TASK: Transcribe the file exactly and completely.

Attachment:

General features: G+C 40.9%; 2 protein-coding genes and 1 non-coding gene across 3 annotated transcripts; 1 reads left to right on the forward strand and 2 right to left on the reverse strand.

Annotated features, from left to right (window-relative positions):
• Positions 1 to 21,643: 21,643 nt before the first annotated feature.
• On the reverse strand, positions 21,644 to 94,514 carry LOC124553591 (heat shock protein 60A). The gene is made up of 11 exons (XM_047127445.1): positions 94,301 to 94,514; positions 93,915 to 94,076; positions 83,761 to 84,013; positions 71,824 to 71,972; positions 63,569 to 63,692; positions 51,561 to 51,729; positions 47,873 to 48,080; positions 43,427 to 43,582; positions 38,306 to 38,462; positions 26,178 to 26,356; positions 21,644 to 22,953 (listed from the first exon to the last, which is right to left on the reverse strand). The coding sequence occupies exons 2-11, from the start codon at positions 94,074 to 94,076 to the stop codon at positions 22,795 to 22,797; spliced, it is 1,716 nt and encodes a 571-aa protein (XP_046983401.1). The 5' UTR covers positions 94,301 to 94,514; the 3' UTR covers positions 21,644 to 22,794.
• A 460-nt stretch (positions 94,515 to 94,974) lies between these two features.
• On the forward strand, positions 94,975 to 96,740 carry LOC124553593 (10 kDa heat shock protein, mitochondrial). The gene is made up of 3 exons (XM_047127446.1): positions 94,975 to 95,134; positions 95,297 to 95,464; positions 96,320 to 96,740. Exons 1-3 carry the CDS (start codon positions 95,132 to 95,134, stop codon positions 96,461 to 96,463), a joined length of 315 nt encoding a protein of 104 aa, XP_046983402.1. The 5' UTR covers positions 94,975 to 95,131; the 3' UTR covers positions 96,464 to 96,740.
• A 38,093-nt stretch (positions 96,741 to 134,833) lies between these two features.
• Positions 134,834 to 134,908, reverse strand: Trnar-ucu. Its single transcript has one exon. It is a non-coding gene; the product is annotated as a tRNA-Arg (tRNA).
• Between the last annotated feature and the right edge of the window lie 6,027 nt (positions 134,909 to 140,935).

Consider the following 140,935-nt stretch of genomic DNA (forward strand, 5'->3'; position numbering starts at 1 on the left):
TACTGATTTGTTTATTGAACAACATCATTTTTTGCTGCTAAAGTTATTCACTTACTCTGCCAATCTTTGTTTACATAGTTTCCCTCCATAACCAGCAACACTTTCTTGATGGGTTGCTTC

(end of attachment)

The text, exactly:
General features: G+C 40.9%; 2 protein-coding genes and 1 non-coding gene across 3 annotated transcripts; 1 reads left to right on the forward strand and 2 right to left on the reverse strand.

Annotated features, from left to right (window-relative positions):
• Positions 1 to 21,643: 21,643 nt before the first annotated feature.
• On the reverse strand, positions 21,644 to 94,514 carry LOC124553591 (heat shock protein 60A). The gene is made up of 11 exons (XM_047127445.1): positions 94,301 to 94,514; positions 93,915 to 94,076; positions 83,761 to 84,013; positions 71,824 to 71,972; positions 63,569 to 63,692; positions 51,561 to 51,729; positions 47,873 to 48,080; positions 43,427 to 43,582; positions 38,306 to 38,462; positions 26,178 to 26,356; positions 21,644 to 22,953 (listed from the first exon to the last, which is right to left on the reverse strand). The coding sequence occupies exons 2-11, from the start codon at positions 94,074 to 94,076 to the stop codon at positions 22,795 to 22,797; spliced, it is 1,716 nt and encodes a 571-aa protein (XP_046983401.1). The 5' UTR covers positions 94,301 to 94,514; the 3' UTR covers positions 21,644 to 22,794.
• A 460-nt stretch (positions 94,515 to 94,974) lies between these two features.
• On the forward strand, positions 94,975 to 96,740 carry LOC124553593 (10 kDa heat shock protein, mitochondrial). The gene is made up of 3 exons (XM_047127446.1): positions 94,975 to 95,134; positions 95,297 to 95,464; positions 96,320 to 96,740. Exons 1-3 carry the CDS (start codon positions 95,132 to 95,134, stop codon positions 96,461 to 96,463), a joined length of 315 nt encoding a protein of 104 aa, XP_046983402.1. The 5' UTR covers positions 94,975 to 95,131; the 3' UTR covers positions 96,464 to 96,740.
• A 38,093-nt stretch (positions 96,741 to 134,833) lies between these two features.
• Positions 134,834 to 134,908, reverse strand: Trnar-ucu. Its single transcript has one exon. It is a non-coding gene; the product is annotated as a tRNA-Arg (tRNA).
• Between the last annotated feature and the right edge of the window lie 6,027 nt (positions 134,909 to 140,935).

Consider the following 140,935-nt stretch of genomic DNA (forward strand, 5'->3'; position numbering starts at 1 on the left):
TACTGATTTGTTTATTGAACAACATCATTTTTTGCTGCTAAAGTTATTCACTTACTCTGCCAATCTTTGTTTACATAGTTTCCCTCCATAACCAGCAACACTTTCTTGATGGGTTGCTTC